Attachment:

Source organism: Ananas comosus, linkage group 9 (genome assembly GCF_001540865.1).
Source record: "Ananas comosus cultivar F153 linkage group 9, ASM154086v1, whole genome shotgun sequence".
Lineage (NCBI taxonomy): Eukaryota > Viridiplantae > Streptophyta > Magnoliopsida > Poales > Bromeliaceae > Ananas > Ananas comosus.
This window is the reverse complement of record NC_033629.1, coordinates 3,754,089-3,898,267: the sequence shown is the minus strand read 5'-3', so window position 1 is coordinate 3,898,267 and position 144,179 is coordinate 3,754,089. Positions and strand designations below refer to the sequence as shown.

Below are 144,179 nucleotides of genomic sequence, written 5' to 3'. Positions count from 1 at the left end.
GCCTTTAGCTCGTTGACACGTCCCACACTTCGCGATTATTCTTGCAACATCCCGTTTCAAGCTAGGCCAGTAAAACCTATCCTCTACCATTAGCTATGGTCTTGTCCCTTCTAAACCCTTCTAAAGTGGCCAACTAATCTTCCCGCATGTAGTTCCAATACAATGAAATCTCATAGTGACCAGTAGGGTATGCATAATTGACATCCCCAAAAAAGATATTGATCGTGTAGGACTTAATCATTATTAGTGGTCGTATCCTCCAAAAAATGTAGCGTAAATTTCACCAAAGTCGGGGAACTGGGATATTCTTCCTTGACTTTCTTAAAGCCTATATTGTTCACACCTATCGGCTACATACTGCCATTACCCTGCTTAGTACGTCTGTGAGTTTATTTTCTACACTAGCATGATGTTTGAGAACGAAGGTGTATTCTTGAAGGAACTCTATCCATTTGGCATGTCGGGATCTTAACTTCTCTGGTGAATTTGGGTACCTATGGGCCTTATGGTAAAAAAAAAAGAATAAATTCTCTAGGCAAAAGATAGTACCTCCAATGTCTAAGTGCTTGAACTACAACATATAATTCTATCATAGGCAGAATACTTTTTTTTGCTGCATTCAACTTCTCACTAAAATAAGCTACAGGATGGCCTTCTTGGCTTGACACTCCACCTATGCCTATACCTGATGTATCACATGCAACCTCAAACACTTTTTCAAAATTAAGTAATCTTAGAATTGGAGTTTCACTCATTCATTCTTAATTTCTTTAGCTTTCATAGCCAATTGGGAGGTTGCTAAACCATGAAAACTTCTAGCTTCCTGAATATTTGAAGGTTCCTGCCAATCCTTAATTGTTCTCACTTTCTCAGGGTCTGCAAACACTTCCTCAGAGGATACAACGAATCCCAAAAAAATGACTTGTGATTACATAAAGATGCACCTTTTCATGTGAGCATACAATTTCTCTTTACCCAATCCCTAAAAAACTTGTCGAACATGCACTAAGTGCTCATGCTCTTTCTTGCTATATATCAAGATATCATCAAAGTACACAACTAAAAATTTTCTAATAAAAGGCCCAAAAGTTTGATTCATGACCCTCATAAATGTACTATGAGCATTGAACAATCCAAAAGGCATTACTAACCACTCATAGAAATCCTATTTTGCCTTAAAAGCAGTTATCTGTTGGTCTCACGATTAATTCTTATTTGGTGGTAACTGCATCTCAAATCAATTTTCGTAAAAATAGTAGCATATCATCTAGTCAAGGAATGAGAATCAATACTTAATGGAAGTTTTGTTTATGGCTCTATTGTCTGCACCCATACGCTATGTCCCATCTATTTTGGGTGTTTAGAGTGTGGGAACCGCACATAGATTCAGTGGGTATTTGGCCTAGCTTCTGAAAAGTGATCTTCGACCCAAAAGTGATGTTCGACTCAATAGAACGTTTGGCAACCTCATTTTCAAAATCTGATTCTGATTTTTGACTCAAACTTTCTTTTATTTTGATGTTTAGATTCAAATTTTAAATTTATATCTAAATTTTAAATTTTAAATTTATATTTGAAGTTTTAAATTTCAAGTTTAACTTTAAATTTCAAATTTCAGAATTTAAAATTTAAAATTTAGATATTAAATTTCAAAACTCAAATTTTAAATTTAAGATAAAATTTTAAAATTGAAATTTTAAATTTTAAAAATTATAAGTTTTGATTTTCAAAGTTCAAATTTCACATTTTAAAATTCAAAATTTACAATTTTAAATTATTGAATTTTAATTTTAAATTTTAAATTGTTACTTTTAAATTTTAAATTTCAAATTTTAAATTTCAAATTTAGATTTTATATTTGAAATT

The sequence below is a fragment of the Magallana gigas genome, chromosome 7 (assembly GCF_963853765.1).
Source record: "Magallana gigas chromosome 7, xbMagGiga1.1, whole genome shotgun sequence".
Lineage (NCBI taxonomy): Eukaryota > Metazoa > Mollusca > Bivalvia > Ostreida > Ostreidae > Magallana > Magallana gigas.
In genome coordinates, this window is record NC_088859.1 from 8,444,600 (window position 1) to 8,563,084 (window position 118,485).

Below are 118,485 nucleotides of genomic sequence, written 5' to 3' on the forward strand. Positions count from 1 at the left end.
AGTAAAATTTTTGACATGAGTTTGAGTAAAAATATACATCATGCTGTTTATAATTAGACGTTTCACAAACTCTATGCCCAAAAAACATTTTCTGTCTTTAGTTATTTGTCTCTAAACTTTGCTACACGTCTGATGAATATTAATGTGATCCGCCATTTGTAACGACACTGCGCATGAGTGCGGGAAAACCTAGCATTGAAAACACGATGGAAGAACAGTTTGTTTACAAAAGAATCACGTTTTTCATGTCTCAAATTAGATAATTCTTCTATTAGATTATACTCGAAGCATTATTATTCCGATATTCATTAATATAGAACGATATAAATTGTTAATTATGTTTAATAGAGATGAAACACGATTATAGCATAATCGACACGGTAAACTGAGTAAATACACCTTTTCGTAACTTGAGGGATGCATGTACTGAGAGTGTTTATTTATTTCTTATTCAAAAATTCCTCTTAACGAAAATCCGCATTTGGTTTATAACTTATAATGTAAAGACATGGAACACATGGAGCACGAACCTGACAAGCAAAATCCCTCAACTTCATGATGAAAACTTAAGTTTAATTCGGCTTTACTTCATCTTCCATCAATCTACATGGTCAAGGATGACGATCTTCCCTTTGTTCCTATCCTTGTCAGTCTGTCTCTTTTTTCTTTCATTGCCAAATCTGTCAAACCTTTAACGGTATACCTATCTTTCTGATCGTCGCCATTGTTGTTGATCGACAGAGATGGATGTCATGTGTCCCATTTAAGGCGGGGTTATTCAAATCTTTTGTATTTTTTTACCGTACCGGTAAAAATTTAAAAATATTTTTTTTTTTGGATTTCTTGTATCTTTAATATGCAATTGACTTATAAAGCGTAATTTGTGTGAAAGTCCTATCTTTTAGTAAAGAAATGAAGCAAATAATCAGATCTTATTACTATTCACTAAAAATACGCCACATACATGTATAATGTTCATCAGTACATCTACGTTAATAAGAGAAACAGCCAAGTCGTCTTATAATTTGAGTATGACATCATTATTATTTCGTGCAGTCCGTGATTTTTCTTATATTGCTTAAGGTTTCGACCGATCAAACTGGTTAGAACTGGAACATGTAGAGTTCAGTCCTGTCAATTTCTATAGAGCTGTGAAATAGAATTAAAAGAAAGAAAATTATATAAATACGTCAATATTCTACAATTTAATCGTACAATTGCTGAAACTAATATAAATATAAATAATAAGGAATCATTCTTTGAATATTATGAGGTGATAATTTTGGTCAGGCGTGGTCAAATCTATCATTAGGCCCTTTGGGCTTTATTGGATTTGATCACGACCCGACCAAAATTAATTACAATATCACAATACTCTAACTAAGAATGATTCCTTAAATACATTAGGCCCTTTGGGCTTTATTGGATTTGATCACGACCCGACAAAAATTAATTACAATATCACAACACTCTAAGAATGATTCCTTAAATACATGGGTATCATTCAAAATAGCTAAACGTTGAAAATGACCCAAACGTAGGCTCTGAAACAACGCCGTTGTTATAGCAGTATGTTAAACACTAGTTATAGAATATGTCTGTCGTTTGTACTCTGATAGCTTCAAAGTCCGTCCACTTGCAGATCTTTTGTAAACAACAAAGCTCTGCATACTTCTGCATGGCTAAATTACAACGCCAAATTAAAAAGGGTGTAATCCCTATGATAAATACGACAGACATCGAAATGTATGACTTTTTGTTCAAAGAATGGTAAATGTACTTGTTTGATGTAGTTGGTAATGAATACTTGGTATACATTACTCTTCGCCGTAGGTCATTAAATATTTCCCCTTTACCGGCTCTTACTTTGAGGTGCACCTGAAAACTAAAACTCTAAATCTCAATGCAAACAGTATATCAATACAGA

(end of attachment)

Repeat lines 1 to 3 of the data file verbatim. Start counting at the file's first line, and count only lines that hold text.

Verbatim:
Source organism: Ananas comosus, linkage group 9 (genome assembly GCF_001540865.1).
Source record: "Ananas comosus cultivar F153 linkage group 9, ASM154086v1, whole genome shotgun sequence".
Lineage (NCBI taxonomy): Eukaryota > Viridiplantae > Streptophyta > Magnoliopsida > Poales > Bromeliaceae > Ananas > Ananas comosus.